Suicide is a complex human behaviour, best understood as being multidimensional and the result of interaction between some basic causal factors that render the individual susceptible and those that interact with this susceptibility to cause suicide. There may be myriad factors that push a person into a suicidal crisis, but it is not a state of mind easily switched around by another's optimism.
The book by Andrew Reeves, who has expertise and vast experience in the field as counsellor, social worker and researcher, seeks to equip the counsellors with the knowledge, skills and self-awareness necessary for dealing with suicidal clients. The first of the seven parts in the book provides a historical perspective on suicide and discusses the transition from a moralistic and religious stance to a psychiatric and medical model. There is a brief mention about current trends and incidence with particular reference to the United Kingdom.
The second part describes the various socio-demographic, clinical, psychological, and socio-cultural risk factors associated with suicide. There is, however, no mention of factors that protect persons from engaging in suicidal behaviour, something that is crucial in the counselling process. The chapter on ‘Policy and the Prediction Prevention Culture' emphasises that it is for the mental health workers to recognise and assess the suicide risk and to intervene and prevent suicide. It also highlights the dilemmas that are faced when one's personal beliefs come into conflict with public policy. This dissonance between individual choice and society's duty to intervene is brought out lucidly and with a lot of sensitivity. The discussion on confidentiality, record-keeping capacity, and consent are more general than specific to suicide. While the third part makes an analysis of the influence of organisations, having their own procedures and practices that impinge on the counselling process, the fourth that deals with the thinking process of the suicidal client is pedestrian. Much of what figures in the chapter on “understanding suicide” appears to be from Leenaar's book Psychotherapy with suicidal people. The author rightly emphasises that counsellors should be proactive and explorative in their approach to suicidal clients, not ‘reflective' as in the case of non-suicidal clients.
The author expatiates on the need for establishing rapport, assessing suicide risk, and exploring options other than suicide. But he fails to mention how the counsellors can work on the transient nature of the stressors or the ambivalence felt by the majority of suicidal clients to reduce the immediate risk of suicide. It is accepted that, quite often, suicide is a permanent solution to a temporary problem. In contrast, the fifth part that deals with “The Counsellor Process” discusses at length the various intra-personal and inter-personal experiences, besides the cultural, religious and spiritual beliefs of the counsellor, and how they impact on the counsellors in their response to suicidal clients. The author is palpably honest when he speaks about the disturbing prospect of losing a client to suicide and the temptation for a counsellor to find ways of disconnecting from the client. Dangers of counter-transference and the need for supervision are dealt with clearly and frankly.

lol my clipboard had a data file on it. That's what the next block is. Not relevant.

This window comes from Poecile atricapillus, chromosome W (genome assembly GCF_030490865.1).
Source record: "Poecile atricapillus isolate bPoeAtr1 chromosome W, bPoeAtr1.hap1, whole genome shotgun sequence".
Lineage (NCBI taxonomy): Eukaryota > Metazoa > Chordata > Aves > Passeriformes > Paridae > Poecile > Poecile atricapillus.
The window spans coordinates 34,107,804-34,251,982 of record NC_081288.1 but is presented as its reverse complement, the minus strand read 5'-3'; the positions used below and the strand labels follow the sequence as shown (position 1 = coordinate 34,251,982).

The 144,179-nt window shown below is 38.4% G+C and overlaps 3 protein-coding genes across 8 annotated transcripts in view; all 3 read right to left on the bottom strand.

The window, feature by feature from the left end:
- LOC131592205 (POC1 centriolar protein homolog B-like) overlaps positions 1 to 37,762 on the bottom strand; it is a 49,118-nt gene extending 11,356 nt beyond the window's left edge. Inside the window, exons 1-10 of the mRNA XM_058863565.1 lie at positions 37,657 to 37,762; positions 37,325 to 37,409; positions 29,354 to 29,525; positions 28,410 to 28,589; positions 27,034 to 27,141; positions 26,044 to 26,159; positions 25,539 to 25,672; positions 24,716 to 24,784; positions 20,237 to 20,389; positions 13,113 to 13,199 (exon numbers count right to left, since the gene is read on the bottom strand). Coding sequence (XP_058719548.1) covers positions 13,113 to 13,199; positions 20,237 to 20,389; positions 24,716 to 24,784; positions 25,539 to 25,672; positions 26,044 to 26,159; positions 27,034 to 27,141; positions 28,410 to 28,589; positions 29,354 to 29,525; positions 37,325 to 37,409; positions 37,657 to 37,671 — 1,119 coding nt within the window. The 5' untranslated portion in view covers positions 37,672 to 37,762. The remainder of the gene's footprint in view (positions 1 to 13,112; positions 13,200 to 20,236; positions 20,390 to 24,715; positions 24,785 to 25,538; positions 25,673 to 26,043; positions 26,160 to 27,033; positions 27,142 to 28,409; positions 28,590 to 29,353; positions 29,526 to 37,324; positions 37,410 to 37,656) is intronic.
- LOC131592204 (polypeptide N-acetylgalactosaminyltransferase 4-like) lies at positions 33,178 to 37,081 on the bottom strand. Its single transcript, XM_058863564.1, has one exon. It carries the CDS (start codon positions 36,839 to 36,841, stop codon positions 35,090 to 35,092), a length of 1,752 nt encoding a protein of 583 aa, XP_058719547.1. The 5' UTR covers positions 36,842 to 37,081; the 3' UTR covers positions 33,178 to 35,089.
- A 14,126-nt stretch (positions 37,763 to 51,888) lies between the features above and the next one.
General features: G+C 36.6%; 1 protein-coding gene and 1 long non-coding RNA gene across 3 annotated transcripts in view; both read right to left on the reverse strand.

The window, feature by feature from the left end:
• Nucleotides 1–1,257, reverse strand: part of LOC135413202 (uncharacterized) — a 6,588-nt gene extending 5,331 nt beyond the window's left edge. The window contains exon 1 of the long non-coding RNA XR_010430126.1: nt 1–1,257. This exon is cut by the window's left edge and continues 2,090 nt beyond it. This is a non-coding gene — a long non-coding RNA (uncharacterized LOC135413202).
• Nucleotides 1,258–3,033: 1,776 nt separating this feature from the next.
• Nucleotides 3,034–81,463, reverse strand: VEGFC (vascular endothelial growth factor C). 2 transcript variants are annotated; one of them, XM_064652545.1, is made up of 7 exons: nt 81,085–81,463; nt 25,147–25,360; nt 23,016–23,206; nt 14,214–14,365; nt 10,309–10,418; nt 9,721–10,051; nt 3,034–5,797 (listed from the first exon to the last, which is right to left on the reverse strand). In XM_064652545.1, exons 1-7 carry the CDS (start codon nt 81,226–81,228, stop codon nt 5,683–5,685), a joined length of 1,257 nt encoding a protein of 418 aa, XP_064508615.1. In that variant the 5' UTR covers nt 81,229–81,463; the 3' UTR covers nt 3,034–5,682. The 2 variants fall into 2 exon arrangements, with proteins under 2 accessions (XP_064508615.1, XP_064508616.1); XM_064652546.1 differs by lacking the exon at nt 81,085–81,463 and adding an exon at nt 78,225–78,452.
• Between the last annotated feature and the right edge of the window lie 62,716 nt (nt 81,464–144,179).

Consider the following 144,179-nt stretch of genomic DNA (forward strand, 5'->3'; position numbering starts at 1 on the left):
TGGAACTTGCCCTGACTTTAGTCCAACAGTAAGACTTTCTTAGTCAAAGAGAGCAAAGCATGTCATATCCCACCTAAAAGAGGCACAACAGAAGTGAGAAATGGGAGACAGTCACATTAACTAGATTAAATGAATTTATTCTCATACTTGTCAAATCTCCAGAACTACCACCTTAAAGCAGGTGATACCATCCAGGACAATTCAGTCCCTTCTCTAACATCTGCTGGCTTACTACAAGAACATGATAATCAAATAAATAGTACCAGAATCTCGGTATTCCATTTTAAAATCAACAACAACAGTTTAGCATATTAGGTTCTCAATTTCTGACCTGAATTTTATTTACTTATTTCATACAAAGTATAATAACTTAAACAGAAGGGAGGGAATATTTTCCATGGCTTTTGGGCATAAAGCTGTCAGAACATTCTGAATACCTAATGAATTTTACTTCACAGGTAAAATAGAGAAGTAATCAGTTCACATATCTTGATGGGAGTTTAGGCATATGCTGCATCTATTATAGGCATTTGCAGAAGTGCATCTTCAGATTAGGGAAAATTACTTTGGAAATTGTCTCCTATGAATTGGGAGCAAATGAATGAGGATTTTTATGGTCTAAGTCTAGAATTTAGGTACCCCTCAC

The penultimate part emphasises the need for support, training, and the provision of safety nets for the counsellors, while the concluding one presents an overall summary of the work.
What emerges as the core message is that counsellors are often the first ‘port of call' for suicidal clients and so must be equipped to face the difficult, even daunting, task of dealing with them. They should be able not only to identify, explore, and assess suicide risk but also to steer them to a state of lesser risk and to access both formal and non-formal support. Although essentially placed in the U.K. context, the book is no less relevant elsewhere and the key elements are applicable to a variety of cultures and countries. One felt the number of illustrative dialogues between clients and counsellors on key issues could have been more. There is however little doubt that the publication would be of immense value as a guide to practising counsellors in understanding their suicidal clients better and coping with the challenges they face in their work.